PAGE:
All in all, it’s a semi-curated course for those going from Los Angeles to San Francisco by car. It winds through a beautiful stretch of the coastline, which also happens to feature eight golf courses, several impressive mansions and hotels, and a host of particular interest points like the Lone Cypress Tree.
The guide map indicates 17 stops of note along the way, and it’s easy to spend three hours or more if you visit each one.
The most notable feature of Monterey is the Cannery Row. Today it’s a famous district of shops, restaurants, and bars. At one time, though, it was the center of the sardine packing industry. American literature fans associate the name with the work of John Steinbeck, who published the novel Cannery Row in 1945.
You have to try the Monterey Walking Path of History, a fascinating outdoor walkabout taking in historic sites around the town.
Where to stay in Monterey: Monterey Plaza Hotel & Spa
The Plaza overlooks the rocks and is a stilted hotel, sitting romantically above the waves and rocks. It also offers a private beach for guests. The hotel sits just outside the 17-Mile Drive, so it’s the ideal location to enjoy both spots.
15) Santa Cruz
The road trip from LA to San Fran is almost over. You’re within touching distance of San Francisco now. But before you get there, here’s another famous boardwalk to get your steps in. Of course, there are several beaches to choose from for a lazy lie, but in general, it’s the laid-back, easy beachside atmosphere you’re after.
Take yourself to the Giant Dipper roller coaster if you dare – it’s wooden! There are also plenty of walks, hikes, and adventure sports activities to engage in. You’ll mostly want to explore the shops, which offer all kinds of eclectic ware like vintage clothing, trinkets, and food.
Where to stay in Santa Cruz: Beach Street Inn and Suites
Why not stay literally across from the beach? The hotel offers bicycles for hire if you choose to explore anywhere beyond the shore. But you’ll be sorely tempted to simply hang around and watch the sunset, dip in the pool, and enjoy a cool drink on the terrace.
16) Half Moon Bay
If you get here on the right day and at the right time, you’ll catch a moody fog rolling in over the ocean, obscuring the rugged rocks and cliffs that jut out from the coastline. This is where the rum runners from Canada might have stealthily dropped their supply during Prohibition, as it’s well obscured.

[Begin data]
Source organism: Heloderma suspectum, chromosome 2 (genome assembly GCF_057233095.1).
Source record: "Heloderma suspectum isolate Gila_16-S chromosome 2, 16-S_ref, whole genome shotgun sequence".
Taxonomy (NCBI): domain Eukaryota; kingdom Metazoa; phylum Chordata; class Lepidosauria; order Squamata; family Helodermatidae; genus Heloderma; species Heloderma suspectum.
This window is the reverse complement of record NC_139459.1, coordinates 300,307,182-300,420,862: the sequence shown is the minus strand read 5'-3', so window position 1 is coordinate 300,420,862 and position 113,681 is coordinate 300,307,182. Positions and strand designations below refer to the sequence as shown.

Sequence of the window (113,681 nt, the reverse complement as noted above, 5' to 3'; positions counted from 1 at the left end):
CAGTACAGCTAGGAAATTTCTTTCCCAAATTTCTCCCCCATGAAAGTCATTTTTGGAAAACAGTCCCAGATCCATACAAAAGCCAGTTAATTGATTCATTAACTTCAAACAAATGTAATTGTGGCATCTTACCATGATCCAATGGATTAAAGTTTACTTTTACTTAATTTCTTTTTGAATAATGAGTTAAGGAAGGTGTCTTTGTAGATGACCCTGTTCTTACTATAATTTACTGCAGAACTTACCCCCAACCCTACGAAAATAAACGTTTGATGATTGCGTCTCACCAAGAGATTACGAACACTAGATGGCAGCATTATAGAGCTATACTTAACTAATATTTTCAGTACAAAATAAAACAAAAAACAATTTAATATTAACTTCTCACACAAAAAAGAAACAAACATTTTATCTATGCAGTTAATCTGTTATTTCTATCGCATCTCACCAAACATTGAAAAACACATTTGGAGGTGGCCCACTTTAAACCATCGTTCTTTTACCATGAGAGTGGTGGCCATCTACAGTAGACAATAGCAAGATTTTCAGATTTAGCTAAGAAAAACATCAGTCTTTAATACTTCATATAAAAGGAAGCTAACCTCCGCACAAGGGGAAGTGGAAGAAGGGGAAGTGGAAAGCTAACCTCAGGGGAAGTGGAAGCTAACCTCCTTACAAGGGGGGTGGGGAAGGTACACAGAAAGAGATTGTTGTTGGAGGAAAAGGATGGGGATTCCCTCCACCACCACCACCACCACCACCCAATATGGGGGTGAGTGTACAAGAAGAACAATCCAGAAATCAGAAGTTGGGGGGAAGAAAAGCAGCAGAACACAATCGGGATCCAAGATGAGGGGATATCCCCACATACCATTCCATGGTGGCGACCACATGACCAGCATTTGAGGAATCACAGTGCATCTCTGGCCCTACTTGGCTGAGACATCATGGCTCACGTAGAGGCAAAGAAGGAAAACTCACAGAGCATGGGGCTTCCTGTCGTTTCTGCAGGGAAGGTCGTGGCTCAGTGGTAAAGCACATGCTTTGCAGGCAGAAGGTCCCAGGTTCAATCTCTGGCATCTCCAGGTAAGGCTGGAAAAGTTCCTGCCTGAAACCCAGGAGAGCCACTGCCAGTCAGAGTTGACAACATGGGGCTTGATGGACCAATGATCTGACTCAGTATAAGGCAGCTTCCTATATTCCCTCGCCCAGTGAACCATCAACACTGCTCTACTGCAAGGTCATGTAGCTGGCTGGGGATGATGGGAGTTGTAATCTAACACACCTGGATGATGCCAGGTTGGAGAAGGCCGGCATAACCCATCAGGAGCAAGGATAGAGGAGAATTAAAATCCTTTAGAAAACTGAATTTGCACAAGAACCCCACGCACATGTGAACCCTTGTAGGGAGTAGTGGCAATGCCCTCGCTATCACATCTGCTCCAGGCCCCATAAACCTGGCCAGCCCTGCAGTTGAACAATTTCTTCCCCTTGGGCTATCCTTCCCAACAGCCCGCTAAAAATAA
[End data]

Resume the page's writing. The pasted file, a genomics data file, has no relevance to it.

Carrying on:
In the town itself, the main street is well worth the walk. It has all the charms of a small-town main street – just a few blocks in length. Look into the small shops and eateries there, and you’ll fall in love with the quaint atmosphere.
Where to stay in Half Moon Bay: Seal Cove Inn
Every room here has a balcony or a patio, which is ideal, as the hotel is elevated on a bluff overlooking the ocean. There’s a bonus gourmet breakfast included with your accommodation, too.
17) Marin Headlands
You can often hear the sound of the foghorn here, and when you catch the first sight of the Golden Gate Bridge, you’ll know you’ve made the fabulous road trip to San Francisco in one piece. There’s a particular interest here for those interested in geology, amongst other things.
The area is also known for its biodiversity, so it is truly a nature lover’s paradise, fitting for that last moment before you hit the big city that is San Francisco. Congrats, you’ve made a very special road trip from Los Angeles.
Where to stay in Marin Headlands: Cavallo Point
If you’re going to stay this close to San Francisco without actually entering the city, make it memorable. This resort is in the Golden Gate National Recreation Area. You can access spectacular views of the bridge and get yourself in the proper frame of mind with a free morning yoga class.
Planning a trip to California?
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Thanks for reading!